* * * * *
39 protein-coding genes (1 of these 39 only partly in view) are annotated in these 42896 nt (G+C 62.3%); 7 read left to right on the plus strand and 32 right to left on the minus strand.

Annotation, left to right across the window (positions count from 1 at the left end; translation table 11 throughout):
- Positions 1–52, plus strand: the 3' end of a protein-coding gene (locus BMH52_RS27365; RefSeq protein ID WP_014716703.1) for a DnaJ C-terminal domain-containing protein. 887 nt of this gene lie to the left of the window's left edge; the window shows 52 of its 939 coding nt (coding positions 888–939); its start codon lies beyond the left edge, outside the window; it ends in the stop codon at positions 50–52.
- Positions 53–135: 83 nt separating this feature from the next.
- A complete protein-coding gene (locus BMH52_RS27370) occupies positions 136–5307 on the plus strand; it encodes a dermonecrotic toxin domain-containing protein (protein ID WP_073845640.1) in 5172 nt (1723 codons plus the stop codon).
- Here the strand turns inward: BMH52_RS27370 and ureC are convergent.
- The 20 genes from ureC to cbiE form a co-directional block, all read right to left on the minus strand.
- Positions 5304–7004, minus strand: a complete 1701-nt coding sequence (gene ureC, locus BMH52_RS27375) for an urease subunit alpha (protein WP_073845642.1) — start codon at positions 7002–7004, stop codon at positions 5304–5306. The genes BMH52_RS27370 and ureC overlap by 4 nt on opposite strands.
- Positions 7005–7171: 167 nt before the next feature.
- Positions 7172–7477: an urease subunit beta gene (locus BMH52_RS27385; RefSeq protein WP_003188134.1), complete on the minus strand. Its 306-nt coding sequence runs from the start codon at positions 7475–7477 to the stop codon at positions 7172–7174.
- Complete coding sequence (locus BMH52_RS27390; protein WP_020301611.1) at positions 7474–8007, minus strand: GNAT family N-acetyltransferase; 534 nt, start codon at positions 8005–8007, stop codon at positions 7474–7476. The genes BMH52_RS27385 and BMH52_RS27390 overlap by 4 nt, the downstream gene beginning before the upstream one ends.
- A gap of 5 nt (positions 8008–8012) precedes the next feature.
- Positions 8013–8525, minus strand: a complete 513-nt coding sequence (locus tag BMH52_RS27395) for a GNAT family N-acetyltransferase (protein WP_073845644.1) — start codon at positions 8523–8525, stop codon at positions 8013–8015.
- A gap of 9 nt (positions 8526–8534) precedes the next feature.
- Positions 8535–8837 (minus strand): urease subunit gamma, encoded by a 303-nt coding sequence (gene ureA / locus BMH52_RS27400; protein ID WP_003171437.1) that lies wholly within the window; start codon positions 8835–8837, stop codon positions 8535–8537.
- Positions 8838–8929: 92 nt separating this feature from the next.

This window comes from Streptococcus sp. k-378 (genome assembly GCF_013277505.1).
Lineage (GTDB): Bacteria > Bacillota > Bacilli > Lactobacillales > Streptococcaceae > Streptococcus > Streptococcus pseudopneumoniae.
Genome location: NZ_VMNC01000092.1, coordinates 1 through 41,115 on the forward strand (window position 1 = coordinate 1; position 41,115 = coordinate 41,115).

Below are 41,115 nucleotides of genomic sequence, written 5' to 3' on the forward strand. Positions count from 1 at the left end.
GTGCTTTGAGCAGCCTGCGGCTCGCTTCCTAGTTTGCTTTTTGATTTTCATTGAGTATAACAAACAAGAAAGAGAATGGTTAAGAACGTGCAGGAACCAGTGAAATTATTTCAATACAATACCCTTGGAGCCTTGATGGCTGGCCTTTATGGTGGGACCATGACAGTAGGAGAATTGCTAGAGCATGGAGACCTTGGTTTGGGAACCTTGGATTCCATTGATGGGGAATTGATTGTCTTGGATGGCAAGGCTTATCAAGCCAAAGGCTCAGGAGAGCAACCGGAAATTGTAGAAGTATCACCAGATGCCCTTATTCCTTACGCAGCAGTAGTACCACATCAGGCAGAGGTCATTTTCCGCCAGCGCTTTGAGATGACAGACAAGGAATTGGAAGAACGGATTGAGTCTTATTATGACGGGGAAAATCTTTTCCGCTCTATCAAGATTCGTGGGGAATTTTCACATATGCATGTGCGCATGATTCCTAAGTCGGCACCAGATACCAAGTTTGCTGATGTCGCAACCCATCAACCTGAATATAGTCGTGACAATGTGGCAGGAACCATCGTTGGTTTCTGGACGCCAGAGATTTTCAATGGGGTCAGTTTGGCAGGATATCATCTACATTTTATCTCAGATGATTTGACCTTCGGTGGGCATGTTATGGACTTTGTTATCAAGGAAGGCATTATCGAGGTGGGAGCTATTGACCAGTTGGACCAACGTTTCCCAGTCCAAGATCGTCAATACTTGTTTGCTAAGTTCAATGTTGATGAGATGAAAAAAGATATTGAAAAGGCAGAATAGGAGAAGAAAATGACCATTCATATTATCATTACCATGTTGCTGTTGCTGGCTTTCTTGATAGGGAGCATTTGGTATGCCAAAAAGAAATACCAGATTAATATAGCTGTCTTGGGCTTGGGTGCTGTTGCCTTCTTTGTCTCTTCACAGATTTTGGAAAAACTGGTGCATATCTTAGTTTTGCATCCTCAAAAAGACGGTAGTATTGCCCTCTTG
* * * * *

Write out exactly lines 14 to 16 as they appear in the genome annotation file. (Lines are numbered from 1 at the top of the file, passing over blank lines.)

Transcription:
- A gap of 9 nt (positions 8526–8534) precedes the next feature.
- Positions 8535–8837 (minus strand): urease subunit gamma, encoded by a 303-nt coding sequence (gene ureA / locus BMH52_RS27400; protein ID WP_003171437.1) that lies wholly within the window; start codon positions 8835–8837, stop codon positions 8535–8537.
- Positions 8838–8929: 92 nt separating this feature from the next.